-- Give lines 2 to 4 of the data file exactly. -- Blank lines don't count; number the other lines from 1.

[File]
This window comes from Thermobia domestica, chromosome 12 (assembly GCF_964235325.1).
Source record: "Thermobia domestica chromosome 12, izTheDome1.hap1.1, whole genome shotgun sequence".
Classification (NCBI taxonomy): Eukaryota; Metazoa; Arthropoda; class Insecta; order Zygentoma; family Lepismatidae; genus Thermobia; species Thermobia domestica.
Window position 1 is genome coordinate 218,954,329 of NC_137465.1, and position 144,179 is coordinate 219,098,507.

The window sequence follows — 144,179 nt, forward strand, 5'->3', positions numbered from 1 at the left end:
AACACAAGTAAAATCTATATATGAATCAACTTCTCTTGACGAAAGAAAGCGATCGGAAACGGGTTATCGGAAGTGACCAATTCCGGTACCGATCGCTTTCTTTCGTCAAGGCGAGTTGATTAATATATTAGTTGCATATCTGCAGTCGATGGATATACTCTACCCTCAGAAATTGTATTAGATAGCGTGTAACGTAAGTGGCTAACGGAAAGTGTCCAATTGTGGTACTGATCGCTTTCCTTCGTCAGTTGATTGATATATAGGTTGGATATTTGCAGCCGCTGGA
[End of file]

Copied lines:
Source record: "Thermobia domestica chromosome 12, izTheDome1.hap1.1, whole genome shotgun sequence".
Classification (NCBI taxonomy): Eukaryota; Metazoa; Arthropoda; class Insecta; order Zygentoma; family Lepismatidae; genus Thermobia; species Thermobia domestica.
Window position 1 is genome coordinate 218,954,329 of NC_137465.1, and position 144,179 is coordinate 219,098,507.